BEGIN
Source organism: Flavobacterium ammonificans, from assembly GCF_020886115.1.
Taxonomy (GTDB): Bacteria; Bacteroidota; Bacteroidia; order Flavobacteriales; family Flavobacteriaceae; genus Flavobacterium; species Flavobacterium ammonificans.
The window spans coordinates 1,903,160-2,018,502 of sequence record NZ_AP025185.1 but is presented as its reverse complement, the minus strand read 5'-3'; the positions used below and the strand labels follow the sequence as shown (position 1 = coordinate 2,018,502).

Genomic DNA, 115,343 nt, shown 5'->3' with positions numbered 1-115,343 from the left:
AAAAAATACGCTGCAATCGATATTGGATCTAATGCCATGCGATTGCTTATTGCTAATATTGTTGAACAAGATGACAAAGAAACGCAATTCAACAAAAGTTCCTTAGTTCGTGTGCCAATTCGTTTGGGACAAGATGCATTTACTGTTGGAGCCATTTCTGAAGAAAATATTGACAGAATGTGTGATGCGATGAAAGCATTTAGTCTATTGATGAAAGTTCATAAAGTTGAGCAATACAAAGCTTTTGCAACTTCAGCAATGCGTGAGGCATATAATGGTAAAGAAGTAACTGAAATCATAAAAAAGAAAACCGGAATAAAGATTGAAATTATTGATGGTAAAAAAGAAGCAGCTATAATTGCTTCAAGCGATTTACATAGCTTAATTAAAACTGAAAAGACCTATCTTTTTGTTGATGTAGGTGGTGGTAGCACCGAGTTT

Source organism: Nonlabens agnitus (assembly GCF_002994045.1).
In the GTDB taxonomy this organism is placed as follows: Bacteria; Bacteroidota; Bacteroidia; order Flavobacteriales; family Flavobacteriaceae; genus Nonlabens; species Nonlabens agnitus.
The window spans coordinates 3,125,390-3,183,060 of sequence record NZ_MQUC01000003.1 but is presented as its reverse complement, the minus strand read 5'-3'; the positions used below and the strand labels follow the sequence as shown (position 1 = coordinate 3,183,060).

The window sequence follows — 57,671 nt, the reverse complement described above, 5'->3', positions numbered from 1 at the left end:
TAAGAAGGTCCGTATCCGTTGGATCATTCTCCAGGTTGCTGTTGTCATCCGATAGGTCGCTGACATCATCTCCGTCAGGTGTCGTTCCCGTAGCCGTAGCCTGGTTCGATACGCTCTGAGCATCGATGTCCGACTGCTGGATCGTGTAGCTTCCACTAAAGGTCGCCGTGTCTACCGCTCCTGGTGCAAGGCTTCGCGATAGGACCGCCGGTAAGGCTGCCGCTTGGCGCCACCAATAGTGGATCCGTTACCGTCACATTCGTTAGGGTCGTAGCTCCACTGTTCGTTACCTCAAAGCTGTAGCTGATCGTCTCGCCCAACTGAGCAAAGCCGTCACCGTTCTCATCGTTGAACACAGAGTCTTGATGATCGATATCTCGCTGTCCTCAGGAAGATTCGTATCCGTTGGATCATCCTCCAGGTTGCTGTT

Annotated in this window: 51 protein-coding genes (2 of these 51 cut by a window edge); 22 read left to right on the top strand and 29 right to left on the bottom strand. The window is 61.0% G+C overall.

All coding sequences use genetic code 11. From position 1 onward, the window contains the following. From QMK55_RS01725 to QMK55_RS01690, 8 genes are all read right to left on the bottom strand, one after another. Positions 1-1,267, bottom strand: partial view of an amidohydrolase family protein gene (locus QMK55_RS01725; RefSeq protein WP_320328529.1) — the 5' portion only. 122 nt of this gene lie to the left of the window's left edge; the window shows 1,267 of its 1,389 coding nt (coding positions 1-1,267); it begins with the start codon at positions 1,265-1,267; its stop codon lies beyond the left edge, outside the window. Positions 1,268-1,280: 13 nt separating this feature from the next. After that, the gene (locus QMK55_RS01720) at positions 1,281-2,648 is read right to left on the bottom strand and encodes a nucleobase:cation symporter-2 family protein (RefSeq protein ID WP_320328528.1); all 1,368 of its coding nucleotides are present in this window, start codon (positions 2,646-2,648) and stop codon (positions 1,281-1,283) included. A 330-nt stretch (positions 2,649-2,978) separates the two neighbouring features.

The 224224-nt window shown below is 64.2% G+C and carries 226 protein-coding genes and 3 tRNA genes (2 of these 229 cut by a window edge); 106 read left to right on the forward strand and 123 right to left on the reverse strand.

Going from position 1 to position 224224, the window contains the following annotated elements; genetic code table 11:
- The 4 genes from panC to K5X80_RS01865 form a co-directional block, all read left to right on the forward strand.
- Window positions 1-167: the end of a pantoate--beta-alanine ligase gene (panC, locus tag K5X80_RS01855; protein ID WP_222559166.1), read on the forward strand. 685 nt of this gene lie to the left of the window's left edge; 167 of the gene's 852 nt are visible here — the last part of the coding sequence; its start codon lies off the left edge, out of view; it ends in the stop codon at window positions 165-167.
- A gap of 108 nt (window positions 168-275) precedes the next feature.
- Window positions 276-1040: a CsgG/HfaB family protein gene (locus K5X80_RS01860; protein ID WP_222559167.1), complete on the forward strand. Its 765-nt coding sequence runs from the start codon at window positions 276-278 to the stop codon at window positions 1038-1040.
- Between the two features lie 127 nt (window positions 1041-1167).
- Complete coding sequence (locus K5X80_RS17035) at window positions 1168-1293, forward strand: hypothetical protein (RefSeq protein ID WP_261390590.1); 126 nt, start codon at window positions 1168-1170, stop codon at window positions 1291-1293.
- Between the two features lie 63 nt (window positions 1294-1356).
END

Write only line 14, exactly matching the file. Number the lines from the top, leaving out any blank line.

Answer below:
Going from position 1 to position 224224, the window contains the following annotated elements; genetic code table 11: